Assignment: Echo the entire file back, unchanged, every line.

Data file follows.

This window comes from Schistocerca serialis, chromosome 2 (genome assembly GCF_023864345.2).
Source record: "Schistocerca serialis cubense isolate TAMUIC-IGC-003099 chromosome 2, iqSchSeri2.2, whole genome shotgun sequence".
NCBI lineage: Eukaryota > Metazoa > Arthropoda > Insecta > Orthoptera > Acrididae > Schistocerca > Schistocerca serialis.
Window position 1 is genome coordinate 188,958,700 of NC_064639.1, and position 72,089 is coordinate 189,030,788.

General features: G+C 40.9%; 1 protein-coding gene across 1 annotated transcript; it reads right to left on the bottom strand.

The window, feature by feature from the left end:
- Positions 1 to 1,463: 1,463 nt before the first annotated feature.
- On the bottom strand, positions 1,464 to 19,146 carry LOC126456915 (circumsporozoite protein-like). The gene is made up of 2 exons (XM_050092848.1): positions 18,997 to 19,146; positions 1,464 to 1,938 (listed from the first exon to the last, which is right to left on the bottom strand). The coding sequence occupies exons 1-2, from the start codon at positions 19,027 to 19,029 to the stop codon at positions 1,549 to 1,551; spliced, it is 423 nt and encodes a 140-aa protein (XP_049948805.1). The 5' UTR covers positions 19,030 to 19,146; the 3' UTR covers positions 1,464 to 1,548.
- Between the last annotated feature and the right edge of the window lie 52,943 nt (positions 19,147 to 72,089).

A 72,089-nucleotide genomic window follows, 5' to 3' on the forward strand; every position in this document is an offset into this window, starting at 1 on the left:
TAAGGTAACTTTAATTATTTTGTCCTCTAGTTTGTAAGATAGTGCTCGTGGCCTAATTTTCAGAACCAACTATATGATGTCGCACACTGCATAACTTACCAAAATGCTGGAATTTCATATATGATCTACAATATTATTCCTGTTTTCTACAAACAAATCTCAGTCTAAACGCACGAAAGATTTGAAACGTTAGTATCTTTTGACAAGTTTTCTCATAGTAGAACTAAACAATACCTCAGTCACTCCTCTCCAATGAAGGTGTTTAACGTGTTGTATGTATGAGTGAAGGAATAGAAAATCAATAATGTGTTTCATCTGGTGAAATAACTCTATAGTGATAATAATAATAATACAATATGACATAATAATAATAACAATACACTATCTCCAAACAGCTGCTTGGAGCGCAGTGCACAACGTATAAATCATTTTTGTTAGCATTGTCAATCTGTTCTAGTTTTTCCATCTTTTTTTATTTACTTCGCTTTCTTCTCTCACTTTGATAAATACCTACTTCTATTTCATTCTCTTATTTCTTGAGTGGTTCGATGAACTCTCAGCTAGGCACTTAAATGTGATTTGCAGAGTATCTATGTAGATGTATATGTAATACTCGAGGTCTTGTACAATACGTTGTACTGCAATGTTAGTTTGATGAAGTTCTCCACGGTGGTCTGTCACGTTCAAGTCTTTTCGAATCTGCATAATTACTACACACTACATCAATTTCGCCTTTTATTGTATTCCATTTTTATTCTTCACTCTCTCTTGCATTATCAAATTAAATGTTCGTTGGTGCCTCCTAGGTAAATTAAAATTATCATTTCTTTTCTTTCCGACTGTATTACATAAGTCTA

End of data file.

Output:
This window comes from Schistocerca serialis, chromosome 2 (genome assembly GCF_023864345.2).
Source record: "Schistocerca serialis cubense isolate TAMUIC-IGC-003099 chromosome 2, iqSchSeri2.2, whole genome shotgun sequence".
NCBI lineage: Eukaryota > Metazoa > Arthropoda > Insecta > Orthoptera > Acrididae > Schistocerca > Schistocerca serialis.
Window position 1 is genome coordinate 188,958,700 of NC_064639.1, and position 72,089 is coordinate 189,030,788.

General features: G+C 40.9%; 1 protein-coding gene across 1 annotated transcript; it reads right to left on the bottom strand.

The window, feature by feature from the left end:
- Positions 1 to 1,463: 1,463 nt before the first annotated feature.
- On the bottom strand, positions 1,464 to 19,146 carry LOC126456915 (circumsporozoite protein-like). The gene is made up of 2 exons (XM_050092848.1): positions 18,997 to 19,146; positions 1,464 to 1,938 (listed from the first exon to the last, which is right to left on the bottom strand). The coding sequence occupies exons 1-2, from the start codon at positions 19,027 to 19,029 to the stop codon at positions 1,549 to 1,551; spliced, it is 423 nt and encodes a 140-aa protein (XP_049948805.1). The 5' UTR covers positions 19,030 to 19,146; the 3' UTR covers positions 1,464 to 1,548.
- Between the last annotated feature and the right edge of the window lie 52,943 nt (positions 19,147 to 72,089).

A 72,089-nucleotide genomic window follows, 5' to 3' on the forward strand; every position in this document is an offset into this window, starting at 1 on the left:
TAAGGTAACTTTAATTATTTTGTCCTCTAGTTTGTAAGATAGTGCTCGTGGCCTAATTTTCAGAACCAACTATATGATGTCGCACACTGCATAACTTACCAAAATGCTGGAATTTCATATATGATCTACAATATTATTCCTGTTTTCTACAAACAAATCTCAGTCTAAACGCACGAAAGATTTGAAACGTTAGTATCTTTTGACAAGTTTTCTCATAGTAGAACTAAACAATACCTCAGTCACTCCTCTCCAATGAAGGTGTTTAACGTGTTGTATGTATGAGTGAAGGAATAGAAAATCAATAATGTGTTTCATCTGGTGAAATAACTCTATAGTGATAATAATAATAATACAATATGACATAATAATAATAACAATACACTATCTCCAAACAGCTGCTTGGAGCGCAGTGCACAACGTATAAATCATTTTTGTTAGCATTGTCAATCTGTTCTAGTTTTTCCATCTTTTTTTATTTACTTCGCTTTCTTCTCTCACTTTGATAAATACCTACTTCTATTTCATTCTCTTATTTCTTGAGTGGTTCGATGAACTCTCAGCTAGGCACTTAAATGTGATTTGCAGAGTATCTATGTAGATGTATATGTAATACTCGAGGTCTTGTACAATACGTTGTACTGCAATGTTAGTTTGATGAAGTTCTCCACGGTGGTCTGTCACGTTCAAGTCTTTTCGAATCTGCATAATTACTACACACTACATCAATTTCGCCTTTTATTGTATTCCATTTTTATTCTTCACTCTCTCTTGCATTATCAAATTAAATGTTCGTTGGTGCCTCCTAGGTAAATTAAAATTATCATTTCTTTTCTTTCCGACTGTATTACATAAGTCTA